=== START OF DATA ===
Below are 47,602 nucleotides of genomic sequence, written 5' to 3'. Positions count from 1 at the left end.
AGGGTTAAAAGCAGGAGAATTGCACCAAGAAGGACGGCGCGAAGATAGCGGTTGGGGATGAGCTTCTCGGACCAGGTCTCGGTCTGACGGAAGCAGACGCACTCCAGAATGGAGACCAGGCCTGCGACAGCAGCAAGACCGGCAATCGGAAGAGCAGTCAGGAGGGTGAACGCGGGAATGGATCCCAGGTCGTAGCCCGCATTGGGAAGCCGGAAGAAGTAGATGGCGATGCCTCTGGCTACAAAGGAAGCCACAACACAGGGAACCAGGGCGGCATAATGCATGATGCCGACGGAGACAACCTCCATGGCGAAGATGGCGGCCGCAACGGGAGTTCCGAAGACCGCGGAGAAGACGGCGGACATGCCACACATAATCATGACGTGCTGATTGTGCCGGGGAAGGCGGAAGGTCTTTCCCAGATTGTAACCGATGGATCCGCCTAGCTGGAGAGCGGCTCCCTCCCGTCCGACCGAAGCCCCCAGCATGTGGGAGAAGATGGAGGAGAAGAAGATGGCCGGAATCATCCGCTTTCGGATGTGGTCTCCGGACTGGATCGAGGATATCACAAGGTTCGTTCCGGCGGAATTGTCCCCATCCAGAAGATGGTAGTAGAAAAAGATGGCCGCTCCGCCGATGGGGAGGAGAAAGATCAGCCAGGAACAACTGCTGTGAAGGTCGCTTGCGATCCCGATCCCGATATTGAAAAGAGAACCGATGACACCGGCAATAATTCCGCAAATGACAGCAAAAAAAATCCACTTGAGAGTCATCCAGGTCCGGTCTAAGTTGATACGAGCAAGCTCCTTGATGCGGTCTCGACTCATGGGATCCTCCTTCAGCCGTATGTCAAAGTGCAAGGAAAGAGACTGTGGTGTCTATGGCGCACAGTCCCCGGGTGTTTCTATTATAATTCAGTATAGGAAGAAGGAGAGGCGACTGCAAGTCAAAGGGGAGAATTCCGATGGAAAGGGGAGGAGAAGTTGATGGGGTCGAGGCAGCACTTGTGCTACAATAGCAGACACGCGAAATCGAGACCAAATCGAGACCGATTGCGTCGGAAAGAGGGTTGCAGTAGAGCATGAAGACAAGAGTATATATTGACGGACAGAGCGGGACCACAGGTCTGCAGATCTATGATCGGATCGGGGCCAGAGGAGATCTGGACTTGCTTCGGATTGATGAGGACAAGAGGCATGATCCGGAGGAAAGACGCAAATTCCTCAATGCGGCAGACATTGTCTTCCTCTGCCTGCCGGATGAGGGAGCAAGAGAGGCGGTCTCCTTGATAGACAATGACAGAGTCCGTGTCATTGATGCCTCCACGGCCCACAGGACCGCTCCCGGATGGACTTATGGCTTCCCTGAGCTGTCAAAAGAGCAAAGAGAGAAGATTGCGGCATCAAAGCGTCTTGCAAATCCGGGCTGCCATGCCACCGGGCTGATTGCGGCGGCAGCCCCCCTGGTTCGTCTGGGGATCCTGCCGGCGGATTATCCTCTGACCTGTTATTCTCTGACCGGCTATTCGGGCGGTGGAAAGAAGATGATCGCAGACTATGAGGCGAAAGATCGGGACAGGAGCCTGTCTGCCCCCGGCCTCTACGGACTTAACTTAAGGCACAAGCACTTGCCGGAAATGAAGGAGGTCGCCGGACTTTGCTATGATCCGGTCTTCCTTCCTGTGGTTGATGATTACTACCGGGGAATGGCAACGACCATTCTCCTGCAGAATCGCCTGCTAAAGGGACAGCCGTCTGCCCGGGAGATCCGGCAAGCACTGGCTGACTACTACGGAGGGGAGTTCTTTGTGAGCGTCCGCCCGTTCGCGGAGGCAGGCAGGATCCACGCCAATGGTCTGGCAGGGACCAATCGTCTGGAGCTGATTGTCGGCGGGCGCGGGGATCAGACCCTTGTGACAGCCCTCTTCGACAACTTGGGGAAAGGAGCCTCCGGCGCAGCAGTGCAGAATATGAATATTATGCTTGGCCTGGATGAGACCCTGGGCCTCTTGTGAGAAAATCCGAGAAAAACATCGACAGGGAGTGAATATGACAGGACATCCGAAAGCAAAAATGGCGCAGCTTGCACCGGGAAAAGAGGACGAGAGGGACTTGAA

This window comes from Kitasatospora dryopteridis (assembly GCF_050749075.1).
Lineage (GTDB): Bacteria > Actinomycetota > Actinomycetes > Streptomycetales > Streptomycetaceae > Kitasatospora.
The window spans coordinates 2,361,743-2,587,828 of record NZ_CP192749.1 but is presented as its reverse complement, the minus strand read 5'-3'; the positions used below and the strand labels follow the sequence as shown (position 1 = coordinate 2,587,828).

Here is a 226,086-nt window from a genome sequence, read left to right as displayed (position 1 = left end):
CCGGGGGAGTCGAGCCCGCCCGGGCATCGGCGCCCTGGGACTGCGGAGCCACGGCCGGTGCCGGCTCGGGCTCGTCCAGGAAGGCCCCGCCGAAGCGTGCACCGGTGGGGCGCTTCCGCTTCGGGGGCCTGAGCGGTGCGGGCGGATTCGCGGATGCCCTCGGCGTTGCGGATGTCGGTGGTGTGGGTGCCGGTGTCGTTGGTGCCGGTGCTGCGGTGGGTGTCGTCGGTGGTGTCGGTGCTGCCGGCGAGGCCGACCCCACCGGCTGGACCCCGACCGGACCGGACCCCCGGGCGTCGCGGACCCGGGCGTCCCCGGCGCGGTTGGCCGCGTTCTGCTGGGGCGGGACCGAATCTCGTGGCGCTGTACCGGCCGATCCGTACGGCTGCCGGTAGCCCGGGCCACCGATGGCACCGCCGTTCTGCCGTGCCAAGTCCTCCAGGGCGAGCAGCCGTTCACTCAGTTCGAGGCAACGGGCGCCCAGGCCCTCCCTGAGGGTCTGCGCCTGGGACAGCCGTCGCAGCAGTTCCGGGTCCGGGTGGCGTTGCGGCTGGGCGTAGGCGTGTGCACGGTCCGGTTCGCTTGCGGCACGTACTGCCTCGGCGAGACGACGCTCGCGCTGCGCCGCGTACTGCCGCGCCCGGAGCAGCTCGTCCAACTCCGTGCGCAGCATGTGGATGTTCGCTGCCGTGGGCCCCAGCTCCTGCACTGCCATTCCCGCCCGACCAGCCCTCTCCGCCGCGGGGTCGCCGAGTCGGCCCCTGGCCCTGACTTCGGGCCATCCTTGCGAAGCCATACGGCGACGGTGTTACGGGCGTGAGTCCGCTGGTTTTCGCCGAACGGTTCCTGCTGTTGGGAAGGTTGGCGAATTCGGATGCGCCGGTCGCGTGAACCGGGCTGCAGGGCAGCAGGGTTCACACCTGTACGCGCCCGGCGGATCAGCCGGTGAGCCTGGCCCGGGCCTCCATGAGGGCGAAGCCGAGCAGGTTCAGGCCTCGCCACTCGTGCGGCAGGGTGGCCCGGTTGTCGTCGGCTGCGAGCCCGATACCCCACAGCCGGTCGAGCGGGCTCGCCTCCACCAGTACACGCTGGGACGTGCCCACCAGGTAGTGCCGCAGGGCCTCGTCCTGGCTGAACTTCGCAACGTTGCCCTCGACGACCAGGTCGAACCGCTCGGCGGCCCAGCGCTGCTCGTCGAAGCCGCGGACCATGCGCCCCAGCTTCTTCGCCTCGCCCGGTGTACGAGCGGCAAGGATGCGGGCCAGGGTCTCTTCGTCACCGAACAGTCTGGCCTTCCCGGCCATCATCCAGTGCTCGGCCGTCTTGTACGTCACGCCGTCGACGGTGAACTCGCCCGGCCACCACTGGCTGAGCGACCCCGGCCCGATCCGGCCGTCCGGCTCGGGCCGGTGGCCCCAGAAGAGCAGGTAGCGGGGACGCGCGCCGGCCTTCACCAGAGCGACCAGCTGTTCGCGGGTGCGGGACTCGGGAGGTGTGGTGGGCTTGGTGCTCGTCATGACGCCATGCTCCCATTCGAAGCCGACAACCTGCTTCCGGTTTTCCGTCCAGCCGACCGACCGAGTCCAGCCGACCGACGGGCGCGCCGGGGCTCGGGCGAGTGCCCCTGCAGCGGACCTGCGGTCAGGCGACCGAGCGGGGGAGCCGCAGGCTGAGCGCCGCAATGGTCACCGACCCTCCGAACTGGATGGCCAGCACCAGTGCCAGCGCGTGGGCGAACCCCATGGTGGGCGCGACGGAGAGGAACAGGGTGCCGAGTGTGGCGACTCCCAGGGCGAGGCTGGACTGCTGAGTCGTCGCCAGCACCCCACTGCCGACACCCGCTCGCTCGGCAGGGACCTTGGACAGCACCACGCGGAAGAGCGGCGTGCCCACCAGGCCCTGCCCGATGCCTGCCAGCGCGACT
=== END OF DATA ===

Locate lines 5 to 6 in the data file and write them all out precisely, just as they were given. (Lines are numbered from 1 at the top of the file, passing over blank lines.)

The window spans coordinates 2,361,743-2,587,828 of record NZ_CP192749.1 but is presented as its reverse complement, the minus strand read 5'-3'; the positions used below and the strand labels follow the sequence as shown (position 1 = coordinate 2,587,828).

Here is a 226,086-nt window from a genome sequence, read left to right as displayed (position 1 = left end):